Going on the mission trip to LA was an eye-opening experience for me. It all began with me facing my fear of flying, seeing areas in LA that are not portrayed in the media to learning the importance of community, and how all of it helped in resolving different social justice issues prominent in that area.

Let’s just say, I need to get used to travelling by air. This was my first time in an airplane after four years. It was scary at first, but I got more comfortable when we landed. That was my first eye-opening experience. I was excited to be in LA because of what the city has been portrayed as in the media. LA is the home of the celebrities therefore I wasn’t expecting a high rate of homeless in LA. On our way to the Union Rescue Mission to serve dinner to the homeless, it was sad to see areas filled with trash, homeless people, including children, and their tents. The whole place reeked with poverty and homelessness. I thought I was familiar with poverty and homelessness, but I have not seen anything like this before. Driving through and seeing things like that, I began to thank God for the things that I have, and I wondered if I was still in LA. I checked the location on my phone just to verify. I asked myself, why isn’t this shown in the media and yet they portray the city of Chicago as a dangerous place to live in–filled with dirt, poverty, homelessness, and high crime rates. Serving them was great, and it was a humbling experience.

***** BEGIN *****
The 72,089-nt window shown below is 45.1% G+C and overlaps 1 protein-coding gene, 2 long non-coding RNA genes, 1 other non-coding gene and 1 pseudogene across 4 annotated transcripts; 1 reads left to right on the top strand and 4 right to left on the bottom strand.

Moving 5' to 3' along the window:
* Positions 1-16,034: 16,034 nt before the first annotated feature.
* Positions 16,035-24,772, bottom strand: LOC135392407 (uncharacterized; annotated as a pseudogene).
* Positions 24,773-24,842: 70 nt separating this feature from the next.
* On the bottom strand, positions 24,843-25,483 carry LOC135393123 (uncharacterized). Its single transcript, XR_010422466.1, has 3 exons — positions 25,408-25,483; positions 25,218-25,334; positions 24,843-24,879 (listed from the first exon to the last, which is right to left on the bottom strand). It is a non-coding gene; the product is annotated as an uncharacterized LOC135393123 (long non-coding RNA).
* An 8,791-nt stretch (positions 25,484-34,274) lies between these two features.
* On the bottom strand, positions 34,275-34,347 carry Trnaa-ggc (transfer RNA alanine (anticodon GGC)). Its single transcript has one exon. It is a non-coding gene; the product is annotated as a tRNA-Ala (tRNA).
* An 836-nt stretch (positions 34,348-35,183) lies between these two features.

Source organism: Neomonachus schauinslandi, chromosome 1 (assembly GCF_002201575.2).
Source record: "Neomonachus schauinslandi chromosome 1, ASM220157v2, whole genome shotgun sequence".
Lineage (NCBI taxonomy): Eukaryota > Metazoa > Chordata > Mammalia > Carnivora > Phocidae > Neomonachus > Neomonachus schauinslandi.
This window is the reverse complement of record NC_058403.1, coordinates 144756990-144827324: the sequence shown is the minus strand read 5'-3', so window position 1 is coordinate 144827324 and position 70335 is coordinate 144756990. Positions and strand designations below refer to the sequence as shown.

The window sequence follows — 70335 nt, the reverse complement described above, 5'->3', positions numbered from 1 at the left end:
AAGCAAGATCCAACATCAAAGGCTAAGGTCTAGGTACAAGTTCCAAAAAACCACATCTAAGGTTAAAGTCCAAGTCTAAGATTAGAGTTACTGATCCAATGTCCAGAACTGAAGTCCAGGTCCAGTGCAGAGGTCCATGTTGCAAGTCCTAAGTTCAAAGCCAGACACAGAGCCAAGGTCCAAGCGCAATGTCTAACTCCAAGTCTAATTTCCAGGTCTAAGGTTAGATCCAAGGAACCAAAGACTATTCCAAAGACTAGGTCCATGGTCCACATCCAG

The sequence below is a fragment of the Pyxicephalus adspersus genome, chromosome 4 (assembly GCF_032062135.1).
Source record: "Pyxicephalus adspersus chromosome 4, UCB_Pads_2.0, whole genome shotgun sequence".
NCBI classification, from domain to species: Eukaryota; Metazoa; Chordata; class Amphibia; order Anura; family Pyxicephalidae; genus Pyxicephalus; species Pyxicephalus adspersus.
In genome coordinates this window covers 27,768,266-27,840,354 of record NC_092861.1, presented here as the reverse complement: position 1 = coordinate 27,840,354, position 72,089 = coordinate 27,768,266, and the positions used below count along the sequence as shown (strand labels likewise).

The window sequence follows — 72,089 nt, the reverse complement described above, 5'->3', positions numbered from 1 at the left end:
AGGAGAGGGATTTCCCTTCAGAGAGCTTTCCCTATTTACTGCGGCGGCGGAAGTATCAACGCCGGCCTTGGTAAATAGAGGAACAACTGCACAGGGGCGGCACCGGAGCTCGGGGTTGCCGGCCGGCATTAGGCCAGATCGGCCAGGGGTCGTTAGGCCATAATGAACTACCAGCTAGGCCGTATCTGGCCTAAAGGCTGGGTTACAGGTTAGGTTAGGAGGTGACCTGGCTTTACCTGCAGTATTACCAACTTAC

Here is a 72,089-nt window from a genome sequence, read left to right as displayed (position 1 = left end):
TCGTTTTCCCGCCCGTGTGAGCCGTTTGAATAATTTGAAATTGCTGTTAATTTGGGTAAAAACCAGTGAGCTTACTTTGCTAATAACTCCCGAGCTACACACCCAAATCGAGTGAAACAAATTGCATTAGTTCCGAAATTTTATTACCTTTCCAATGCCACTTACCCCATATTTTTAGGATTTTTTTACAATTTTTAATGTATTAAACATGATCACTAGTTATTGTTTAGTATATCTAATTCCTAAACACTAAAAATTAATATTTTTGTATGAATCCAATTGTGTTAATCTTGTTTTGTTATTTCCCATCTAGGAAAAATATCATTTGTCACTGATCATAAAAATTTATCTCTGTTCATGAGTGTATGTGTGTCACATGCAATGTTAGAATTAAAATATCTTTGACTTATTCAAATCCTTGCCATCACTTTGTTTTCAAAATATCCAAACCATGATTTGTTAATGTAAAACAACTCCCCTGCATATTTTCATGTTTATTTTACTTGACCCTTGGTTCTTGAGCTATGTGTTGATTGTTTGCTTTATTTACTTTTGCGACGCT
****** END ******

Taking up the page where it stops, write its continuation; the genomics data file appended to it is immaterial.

Lastly, I understood the significance of community by hearing people’s stories. We visited the Homeboy Industries and Homegirl Cafe and it was nice to see what Father Greg Boyle has done and continues to do to change the lives of individuals who have been incarcerated because of their involvement in gang activities. This organization continues to transform their lives by providing job opportunities, education, tattoo removal, and it helps them with their case or probation. This organization is a product of concerned mothers in the community as they strive to reduce gang violence in the Boyle Heights community. I wish I would have gotten the opportunity to read the book Tattoos of the Heart before going on the trip to enhance my understanding about their mission. After touring Homeboy Industries, hearing the stories and interacting with some of the beneficiaries of the program, I am thrilled to read the book. It was a bummer that I did not get to see Father Greg in person. The creation of this organization is one of many other ways that the community has helped to reduce the gang violence and activities in the Boyle Heights community. They have a mission school called Dolores Mission school to educate the children, an after school program for the kids, Dolores church which serves as a safe place for the people, Anti-Recidivism Coalition program that works with Homeboy Industries and many more.

Overall, the trip was educational, and it brought the students who were on the trip together.  I enjoyed myself, and I now I can cross out going to LA from my bucket list. One question continues to linger in my heart… What can we do to help with social justice issues that we are exposed to?

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